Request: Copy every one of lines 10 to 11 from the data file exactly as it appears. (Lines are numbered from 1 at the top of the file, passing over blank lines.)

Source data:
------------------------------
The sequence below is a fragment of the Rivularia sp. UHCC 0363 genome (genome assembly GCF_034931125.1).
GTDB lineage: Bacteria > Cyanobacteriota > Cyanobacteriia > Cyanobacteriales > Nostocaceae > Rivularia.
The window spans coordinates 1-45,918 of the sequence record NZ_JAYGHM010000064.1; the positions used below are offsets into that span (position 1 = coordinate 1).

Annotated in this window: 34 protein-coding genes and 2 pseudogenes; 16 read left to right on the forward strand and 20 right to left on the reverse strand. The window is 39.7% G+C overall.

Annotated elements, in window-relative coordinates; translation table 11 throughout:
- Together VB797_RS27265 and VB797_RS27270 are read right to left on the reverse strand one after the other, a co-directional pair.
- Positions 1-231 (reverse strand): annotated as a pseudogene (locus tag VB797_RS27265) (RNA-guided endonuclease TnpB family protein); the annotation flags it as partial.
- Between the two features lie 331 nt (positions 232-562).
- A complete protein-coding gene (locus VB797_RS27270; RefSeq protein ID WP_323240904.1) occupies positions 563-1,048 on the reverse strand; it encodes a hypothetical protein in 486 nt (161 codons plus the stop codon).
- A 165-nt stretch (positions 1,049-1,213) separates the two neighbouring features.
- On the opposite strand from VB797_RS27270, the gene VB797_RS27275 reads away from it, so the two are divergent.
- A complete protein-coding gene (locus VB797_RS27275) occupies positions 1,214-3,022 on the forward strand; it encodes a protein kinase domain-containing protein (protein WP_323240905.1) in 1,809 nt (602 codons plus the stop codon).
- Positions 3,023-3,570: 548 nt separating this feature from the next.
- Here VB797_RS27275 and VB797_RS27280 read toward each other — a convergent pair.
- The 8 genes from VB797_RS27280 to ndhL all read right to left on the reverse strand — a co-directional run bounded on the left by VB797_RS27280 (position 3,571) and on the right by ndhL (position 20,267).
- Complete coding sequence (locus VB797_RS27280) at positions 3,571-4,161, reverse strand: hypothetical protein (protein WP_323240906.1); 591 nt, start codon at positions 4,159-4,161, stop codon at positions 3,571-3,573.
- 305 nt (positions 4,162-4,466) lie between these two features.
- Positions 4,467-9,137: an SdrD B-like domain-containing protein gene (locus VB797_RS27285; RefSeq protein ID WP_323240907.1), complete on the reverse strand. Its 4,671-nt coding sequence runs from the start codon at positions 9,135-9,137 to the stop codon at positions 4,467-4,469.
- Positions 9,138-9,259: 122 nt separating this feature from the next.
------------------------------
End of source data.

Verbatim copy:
- A 165-nt stretch (positions 1,049-1,213) separates the two neighbouring features.
- On the opposite strand from VB797_RS27270, the gene VB797_RS27275 reads away from it, so the two are divergent.